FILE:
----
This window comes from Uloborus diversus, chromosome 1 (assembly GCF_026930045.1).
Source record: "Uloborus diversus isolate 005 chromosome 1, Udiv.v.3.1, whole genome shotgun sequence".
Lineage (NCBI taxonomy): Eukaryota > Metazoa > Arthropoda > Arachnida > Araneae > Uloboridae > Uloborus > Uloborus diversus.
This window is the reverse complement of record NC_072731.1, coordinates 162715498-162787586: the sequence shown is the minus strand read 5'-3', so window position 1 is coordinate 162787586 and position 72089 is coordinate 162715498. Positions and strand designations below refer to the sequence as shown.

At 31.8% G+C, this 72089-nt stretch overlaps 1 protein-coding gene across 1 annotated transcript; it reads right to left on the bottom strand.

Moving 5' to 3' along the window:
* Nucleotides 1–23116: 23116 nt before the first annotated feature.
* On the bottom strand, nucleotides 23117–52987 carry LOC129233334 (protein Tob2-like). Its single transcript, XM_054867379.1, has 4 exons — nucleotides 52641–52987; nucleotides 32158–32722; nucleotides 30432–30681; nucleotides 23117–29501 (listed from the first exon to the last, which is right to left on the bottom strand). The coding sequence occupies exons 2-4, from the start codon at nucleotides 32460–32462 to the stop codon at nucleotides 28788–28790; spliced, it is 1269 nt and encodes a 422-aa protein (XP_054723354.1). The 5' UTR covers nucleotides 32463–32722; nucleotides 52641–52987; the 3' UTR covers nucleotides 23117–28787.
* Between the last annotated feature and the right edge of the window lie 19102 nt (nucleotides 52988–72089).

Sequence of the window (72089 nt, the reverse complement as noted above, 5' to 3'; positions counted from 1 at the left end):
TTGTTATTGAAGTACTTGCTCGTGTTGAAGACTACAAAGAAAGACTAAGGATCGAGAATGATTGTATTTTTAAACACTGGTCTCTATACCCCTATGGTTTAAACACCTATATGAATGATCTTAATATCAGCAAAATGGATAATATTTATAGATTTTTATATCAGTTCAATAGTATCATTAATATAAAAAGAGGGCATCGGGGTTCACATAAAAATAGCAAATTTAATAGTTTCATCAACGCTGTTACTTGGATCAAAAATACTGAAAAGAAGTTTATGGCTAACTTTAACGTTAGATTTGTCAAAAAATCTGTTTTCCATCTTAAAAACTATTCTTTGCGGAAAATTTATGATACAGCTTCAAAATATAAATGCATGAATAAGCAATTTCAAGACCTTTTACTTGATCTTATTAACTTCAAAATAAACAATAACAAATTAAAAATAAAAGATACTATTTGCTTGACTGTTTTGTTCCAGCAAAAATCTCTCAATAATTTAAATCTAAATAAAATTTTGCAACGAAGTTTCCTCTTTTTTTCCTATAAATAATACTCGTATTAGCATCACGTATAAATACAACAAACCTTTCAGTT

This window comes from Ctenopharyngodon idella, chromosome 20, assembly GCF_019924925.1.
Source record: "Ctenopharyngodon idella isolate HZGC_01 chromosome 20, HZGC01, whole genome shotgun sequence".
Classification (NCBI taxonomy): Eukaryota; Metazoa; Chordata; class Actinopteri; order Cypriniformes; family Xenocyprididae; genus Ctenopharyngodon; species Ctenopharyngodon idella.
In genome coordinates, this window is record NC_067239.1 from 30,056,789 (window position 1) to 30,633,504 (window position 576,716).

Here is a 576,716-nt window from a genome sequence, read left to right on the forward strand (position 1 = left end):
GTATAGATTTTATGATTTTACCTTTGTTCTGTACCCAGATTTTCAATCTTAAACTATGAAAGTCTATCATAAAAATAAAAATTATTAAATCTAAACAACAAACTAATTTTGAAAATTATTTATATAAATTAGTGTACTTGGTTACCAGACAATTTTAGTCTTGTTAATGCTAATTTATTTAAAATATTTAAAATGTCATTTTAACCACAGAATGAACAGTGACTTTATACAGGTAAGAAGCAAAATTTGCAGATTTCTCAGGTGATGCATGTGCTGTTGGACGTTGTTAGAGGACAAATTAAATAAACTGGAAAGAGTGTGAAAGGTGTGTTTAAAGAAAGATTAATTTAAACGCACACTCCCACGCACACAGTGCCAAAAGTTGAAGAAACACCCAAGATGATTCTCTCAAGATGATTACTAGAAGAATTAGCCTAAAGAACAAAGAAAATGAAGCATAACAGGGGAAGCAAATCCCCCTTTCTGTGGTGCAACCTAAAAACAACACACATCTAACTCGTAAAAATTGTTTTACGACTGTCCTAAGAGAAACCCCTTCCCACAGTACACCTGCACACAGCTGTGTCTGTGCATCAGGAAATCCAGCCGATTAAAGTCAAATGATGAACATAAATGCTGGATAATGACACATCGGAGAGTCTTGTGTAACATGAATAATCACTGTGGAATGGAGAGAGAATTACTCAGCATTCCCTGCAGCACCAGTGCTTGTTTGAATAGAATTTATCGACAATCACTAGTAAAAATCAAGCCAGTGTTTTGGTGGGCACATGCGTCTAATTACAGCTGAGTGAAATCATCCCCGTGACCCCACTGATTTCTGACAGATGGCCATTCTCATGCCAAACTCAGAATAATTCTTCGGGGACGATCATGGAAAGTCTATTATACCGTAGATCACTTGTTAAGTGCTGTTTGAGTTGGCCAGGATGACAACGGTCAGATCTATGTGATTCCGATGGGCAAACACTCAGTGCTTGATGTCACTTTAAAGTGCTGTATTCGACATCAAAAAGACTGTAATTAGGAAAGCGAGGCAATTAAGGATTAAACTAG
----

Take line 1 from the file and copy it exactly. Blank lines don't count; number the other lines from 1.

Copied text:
This window comes from Uloborus diversus, chromosome 1 (assembly GCF_026930045.1).